Introduction: Time Lapse for Camera

I was asked to make a time lapse device for a Sony camera which has an IR Remote control.

Sorting the IR codes would have been time consuming if I hadn't found this excellent library by Sebastian Setz.

To program the timings into an Arduino would require a display & buttons - both of which I already have on my mobile phone.

Using MIT AppInventor2, I created an app to create the timings & use Bluetooth to send to the Arduino.

Step 1: Arduino & Bluetooth

I have included the Arduino code which is reasonably self explanatory. As per usual, my code is as tidy as an unmade bed !

The connections are few & straight forward - I was very lazy and used breadboard jumpers rather than soldering!

BT HC05 5v,Gnd, TX > D10, RX D11

To check the IR Led was wired correctly & working, I used the camera on my phone to 'see' the IR!

The Arduino receives trigger times & duration via HC05 bluetooth.

HC05's models seem to vary slightly in operation, some have a button for programming mode, others require a pin to be held low during reset !

Here is a most useful guide

The only thing that may need checking /changing on the HC05 is the comms speed, the name & the password - all done via AT commands.

Step 2: The Android App

Google Mit Appinventor 2 for an excellent, FREE app maker - simple drag & drop programming.

I needed to set 'trigger' times & duration to send to the Arduino and display the current status.

Once the the time information has been sent to the Arduino, the Bluetooth can be disconnected.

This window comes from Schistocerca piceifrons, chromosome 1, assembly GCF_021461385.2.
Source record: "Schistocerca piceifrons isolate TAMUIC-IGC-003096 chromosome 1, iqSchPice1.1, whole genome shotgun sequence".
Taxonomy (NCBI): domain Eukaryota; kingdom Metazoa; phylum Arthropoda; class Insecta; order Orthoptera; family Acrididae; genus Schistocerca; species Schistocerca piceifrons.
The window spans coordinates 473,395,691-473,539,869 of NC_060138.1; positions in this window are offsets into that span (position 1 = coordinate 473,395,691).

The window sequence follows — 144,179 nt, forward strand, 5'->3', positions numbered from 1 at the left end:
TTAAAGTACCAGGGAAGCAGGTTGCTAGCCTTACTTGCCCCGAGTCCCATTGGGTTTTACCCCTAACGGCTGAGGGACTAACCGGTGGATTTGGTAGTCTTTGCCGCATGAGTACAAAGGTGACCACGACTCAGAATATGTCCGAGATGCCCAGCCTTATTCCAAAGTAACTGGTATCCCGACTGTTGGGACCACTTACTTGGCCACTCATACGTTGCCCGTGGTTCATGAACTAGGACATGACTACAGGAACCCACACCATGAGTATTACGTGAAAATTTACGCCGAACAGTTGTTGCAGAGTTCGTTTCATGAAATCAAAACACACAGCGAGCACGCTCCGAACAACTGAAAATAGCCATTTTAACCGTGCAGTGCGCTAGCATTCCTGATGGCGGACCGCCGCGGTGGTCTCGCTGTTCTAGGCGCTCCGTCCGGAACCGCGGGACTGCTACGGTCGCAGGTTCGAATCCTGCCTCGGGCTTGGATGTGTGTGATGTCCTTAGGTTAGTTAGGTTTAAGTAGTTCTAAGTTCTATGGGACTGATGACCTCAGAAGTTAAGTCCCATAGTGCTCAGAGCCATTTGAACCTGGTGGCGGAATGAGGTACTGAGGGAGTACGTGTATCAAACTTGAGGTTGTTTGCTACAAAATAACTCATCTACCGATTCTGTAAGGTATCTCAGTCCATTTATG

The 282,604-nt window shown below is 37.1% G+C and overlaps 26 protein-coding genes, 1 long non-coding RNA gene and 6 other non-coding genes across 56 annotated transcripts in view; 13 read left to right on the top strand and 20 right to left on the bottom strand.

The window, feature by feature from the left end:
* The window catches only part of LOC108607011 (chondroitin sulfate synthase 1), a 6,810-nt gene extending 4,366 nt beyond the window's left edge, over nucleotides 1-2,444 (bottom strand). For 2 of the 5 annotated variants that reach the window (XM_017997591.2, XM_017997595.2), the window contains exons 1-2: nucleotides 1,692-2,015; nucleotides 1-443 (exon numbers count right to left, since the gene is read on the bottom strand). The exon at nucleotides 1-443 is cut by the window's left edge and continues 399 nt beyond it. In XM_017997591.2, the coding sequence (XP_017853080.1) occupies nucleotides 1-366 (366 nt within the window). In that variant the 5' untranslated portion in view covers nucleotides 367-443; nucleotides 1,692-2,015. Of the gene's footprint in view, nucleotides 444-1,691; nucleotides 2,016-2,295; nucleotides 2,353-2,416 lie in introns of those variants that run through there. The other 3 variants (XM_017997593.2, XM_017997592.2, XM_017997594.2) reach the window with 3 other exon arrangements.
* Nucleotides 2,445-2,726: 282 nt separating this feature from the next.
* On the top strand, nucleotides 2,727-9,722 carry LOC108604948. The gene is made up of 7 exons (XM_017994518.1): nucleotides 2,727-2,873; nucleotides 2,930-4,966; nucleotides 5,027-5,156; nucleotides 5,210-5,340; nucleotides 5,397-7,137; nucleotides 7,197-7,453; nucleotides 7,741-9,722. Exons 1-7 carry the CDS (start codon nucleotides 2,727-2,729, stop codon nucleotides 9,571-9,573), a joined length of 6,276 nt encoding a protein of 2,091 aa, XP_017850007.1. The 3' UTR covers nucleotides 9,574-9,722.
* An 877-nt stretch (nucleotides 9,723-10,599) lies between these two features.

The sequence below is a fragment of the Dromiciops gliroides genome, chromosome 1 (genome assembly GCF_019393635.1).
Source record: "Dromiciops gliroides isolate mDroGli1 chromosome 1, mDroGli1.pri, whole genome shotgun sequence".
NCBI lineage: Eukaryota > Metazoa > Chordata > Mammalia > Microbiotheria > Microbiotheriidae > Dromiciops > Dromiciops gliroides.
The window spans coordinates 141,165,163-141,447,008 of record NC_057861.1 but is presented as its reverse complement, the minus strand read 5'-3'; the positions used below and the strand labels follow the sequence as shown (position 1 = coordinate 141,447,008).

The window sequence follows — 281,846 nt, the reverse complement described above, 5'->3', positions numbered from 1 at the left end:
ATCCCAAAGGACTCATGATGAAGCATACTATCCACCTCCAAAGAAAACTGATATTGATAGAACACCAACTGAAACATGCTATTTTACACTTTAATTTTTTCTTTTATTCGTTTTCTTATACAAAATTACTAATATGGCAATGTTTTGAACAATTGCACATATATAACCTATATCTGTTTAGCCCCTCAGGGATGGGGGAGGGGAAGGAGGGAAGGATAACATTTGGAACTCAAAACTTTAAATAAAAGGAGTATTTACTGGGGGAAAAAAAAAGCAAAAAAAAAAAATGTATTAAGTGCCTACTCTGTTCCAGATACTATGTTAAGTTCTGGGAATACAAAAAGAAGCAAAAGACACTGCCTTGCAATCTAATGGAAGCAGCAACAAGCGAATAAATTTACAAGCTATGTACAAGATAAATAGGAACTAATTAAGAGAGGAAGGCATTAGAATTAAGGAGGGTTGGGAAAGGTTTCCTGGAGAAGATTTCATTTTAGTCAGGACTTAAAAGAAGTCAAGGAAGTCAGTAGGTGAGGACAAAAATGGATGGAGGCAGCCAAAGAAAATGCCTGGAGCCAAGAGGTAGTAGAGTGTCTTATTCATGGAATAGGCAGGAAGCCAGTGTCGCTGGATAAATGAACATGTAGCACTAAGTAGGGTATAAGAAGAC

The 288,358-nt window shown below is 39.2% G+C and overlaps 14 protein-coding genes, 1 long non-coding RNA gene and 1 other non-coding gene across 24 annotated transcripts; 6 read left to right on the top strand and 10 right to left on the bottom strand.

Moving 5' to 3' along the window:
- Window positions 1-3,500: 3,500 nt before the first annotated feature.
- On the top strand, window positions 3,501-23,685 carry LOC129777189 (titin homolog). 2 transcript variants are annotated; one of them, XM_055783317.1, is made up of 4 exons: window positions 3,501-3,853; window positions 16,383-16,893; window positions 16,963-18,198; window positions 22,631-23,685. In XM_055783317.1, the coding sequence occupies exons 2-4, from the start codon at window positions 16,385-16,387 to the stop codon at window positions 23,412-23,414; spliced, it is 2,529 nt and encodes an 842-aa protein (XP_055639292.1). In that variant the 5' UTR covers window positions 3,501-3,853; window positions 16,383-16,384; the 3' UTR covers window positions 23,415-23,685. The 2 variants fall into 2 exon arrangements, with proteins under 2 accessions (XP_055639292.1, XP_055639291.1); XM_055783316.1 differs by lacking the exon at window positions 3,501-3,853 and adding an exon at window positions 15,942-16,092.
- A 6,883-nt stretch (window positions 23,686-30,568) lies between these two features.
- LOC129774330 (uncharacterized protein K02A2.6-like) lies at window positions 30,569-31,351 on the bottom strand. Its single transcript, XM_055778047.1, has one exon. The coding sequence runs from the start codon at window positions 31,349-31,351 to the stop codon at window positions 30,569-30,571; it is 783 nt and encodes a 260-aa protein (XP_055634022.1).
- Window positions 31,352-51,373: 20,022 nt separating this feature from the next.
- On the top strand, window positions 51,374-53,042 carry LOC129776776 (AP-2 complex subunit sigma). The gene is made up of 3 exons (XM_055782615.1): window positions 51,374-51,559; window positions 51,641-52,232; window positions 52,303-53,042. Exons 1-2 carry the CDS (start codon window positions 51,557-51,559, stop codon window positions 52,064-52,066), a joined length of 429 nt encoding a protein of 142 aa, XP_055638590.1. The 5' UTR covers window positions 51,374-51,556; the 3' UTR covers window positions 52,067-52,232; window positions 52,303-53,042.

It is possible to reconnect the Android to the Arduino Bluetooth mid time lapse operation to check the status.

I created a 'test' button on the app, this was so I could test the IR without having to set the time lapse settings.

Step 3: To Do List

There are a couple of very minor bugs in the code !

The duration time must be set for 1 second longer than required else the last picture will not be taken, ie, if you want to take a shot every 15 seconds for 3 minutes, only 11 of the 12 shots will be taken unless duration is set to 3 mins & 1 second !

The reset button successfully resets the Arduino, but (logically) disconnects the Bluetooth. I use the watchdog timer to physically reset the Arduino, it needs changing so it just clears the timer values.

I only use one on/off switch to power the Arduino and the HC05 Bluetooth board. The HC05 consumes unnecessary power as it is powered on for the duration of the time lapse. I should have used another switch so I could power it down after the commands had been received!

Plans to make the device send a trigger pulse on change of light, change of sound & movement are possible future developments!